In terms of solid-state physics, silicon materials are not the most ideal photovoltaic cell materials, mainly because silicon is an indirect energy band semiconductor material with a low light absorption coefficient, so it has become a trend to study other photovoltaic cell materials. Among them, cadmium telluride and copper indium selenide are considered to be two very promising photovoltaic cell materials. Current research has made certain progress, but there is still a lot of work to be done before large-scale production and competing with crystalline silicon solar cells. to do it.
Thanks to technological advances, including silicon wafer thickness, dicing technology, wafer size, and wafer price, the cost per watt of electricity from crystalline silicon solar cells has dropped by about 50 times since 1960. The current price is about 2.5~3 USD/W. According to the National Renewable Energy Laboratory of the United States, the manufacturing cost of thin-film solar cells has also dropped significantly in the past 10 years, and the trend is faster than that of silicon wafers, but its price is still about 50% higher than that of silicon wafers.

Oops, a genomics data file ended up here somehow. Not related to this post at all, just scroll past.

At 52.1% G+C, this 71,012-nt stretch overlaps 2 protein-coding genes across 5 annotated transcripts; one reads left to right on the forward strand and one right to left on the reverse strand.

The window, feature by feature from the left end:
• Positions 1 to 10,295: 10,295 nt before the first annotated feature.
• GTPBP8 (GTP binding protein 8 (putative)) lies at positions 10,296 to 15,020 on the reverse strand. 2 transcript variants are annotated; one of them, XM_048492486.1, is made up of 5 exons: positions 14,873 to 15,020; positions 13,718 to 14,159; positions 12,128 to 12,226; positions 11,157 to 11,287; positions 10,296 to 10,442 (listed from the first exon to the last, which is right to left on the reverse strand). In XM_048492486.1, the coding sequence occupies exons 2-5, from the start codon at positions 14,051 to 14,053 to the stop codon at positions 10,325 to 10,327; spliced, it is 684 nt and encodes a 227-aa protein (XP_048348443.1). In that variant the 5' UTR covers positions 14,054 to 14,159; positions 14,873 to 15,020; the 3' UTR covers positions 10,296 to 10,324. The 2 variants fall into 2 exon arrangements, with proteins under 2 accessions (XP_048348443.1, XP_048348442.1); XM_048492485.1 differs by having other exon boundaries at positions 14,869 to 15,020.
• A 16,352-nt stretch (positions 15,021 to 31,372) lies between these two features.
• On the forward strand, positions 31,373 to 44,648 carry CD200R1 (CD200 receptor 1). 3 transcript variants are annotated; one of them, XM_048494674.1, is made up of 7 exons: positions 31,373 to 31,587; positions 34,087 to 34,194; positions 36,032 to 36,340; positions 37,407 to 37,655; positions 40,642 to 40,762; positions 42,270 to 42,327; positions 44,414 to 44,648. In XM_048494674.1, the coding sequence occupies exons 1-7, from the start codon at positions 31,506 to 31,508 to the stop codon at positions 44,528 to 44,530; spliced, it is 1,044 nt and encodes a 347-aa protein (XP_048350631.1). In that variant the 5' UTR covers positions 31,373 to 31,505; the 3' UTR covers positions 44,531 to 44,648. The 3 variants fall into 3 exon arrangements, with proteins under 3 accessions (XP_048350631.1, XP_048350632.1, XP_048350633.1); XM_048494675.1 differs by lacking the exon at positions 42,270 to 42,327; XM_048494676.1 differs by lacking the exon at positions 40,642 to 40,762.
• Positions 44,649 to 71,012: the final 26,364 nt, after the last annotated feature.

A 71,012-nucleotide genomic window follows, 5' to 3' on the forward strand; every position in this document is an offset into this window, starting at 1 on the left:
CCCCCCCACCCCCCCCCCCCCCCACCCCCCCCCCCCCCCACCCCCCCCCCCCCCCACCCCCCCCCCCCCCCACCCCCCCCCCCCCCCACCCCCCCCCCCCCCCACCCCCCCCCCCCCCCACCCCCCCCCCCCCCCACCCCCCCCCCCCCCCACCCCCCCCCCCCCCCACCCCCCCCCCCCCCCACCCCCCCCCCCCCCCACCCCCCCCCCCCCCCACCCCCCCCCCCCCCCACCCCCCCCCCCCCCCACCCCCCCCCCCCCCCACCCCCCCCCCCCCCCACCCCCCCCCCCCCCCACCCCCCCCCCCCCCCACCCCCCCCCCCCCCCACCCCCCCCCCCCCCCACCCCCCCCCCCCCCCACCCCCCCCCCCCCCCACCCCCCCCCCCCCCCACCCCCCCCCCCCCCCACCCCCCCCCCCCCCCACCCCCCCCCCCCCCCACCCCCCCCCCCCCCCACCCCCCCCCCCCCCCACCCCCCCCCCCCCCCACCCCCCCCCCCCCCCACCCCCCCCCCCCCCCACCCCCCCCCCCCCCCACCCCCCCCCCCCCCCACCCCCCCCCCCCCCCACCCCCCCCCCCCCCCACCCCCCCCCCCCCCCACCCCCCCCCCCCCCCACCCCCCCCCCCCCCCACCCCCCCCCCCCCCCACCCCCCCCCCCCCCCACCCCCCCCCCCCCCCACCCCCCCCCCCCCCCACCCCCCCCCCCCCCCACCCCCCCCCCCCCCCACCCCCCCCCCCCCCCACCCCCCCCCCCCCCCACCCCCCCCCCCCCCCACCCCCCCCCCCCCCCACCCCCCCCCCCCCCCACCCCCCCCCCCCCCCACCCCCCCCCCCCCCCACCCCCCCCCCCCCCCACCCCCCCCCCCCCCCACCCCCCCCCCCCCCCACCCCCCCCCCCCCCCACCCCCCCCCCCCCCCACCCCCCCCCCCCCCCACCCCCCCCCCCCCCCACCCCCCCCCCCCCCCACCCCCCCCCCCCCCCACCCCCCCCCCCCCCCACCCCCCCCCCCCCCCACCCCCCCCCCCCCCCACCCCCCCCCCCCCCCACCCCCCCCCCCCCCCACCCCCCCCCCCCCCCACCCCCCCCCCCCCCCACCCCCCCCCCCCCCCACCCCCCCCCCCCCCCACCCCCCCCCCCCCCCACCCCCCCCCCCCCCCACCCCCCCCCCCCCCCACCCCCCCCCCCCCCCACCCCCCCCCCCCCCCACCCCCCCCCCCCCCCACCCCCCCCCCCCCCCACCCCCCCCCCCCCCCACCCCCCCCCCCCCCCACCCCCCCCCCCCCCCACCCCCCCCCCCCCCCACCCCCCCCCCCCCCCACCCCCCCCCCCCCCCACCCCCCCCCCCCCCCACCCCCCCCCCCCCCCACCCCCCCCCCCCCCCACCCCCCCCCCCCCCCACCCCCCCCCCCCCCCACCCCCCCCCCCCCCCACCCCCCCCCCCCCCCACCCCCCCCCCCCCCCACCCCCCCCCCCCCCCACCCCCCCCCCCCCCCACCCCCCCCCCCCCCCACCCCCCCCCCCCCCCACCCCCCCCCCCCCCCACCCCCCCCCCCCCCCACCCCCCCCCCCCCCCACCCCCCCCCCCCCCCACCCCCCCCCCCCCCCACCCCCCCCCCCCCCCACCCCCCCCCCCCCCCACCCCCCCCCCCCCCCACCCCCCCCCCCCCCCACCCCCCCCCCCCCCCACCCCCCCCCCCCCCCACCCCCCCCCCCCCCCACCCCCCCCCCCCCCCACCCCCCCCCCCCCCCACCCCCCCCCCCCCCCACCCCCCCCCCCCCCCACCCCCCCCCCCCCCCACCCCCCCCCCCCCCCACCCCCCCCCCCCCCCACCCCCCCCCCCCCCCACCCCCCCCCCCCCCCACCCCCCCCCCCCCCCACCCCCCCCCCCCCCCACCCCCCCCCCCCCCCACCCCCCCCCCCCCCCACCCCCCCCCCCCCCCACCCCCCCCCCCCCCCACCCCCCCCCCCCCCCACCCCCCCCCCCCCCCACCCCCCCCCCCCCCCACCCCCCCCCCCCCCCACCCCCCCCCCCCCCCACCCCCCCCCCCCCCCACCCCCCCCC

At present, the photoelectric conversion efficiency of a single silicon wafer cell in the laboratory has reached 25%, which is very close to the theoretical value of 29%. The photoelectric conversion efficiency of commercial products has also improved significantly since 1970, reaching about 12% in recent years. This technological achievement, relatively speaking, is beyond the reach of most thin-film technologies.

Production costs are often heavily influenced by production scale, and solar cells are no exception. Comparing silicon wafer type and thin film solar cells, in general, the current capacity of the former is about 10 times that of the latter, so fixed costs can be largely shared. In terms of capacity utilization, due to the substantial growth of the market in recent years, the average capacity utilization rate of silicon wafer solar cells is currently about 80%, while the average capacity utilization rate of thin film solar cells is only 40%. This makes silicon wafer-based solar cells more cost-competitive in production and become the dominant product in the market.